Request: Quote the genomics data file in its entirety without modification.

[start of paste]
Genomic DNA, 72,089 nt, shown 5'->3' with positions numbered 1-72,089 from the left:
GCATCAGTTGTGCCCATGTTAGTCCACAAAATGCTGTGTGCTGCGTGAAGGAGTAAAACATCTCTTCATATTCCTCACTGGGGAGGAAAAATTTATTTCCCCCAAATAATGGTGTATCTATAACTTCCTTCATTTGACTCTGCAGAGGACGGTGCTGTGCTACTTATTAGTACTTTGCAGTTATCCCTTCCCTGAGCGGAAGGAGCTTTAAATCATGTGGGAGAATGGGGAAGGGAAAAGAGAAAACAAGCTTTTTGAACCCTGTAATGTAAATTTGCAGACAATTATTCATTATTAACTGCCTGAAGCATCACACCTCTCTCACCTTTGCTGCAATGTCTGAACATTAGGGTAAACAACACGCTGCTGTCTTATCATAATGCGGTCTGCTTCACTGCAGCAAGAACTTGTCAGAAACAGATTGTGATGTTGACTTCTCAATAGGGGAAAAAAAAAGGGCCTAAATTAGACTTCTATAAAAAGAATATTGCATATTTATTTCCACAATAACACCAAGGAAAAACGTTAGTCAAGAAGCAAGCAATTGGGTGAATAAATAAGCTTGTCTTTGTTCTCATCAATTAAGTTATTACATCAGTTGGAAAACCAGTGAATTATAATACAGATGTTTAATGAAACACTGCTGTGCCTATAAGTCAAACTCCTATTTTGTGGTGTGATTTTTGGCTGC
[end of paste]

Genomic DNA, 72,089 nt, shown 5'->3' with positions numbered 1-72,089 from the left:
GCATCAGTTGTGCCCATGTTAGTCCACAAAATGCTGTGTGCTGCGTGAAGGAGTAAAACATCTCTTCATATTCCTCACTGGGGAGGAAAAATTTATTTCCCCCAAATAATGGTGTATCTATAACTTCCTTCATTTGACTCTGCAGAGGACGGTGCTGTGCTACTTATTAGTACTTTGCAGTTATCCCTTCCCTGAGCGGAAGGAGCTTTAAATCATGTGGGAGAATGGGGAAGGGAAAAGAGAAAACAAGCTTTTTGAACCCTGTAATGTAAATTTGCAGACAATTATTCATTATTAACTGCCTGAAGCATCACACCTCTCTCACCTTTGCTGCAATGTCTGAACATTAGGGTAAACAACACGCTGCTGTCTTATCATAATGCGGTCTGCTTCACTGCAGCAAGAACTTGTCAGAAACAGATTGTGATGTTGACTTCTCAATAGGGGAAAAAAAAAGGGCCTAAATTAGACTTCTATAAAAAGAATATTGCATATTTATTTCCACAATAACACCAAGGAAAAACGTTAGTCAAGAAGCAAGCAATTGGGTGAATAAATAAGCTTGTCTTTGTTCTCATCAATTAAGTTATTACATCAGTTGGAAAACCAGTGAATTATAATACAGATGTTTAATGAAACACTGCTGTGCCTATAAGTCAAACTCCTATTTTGTGGTGTGATTTTTGGCTGC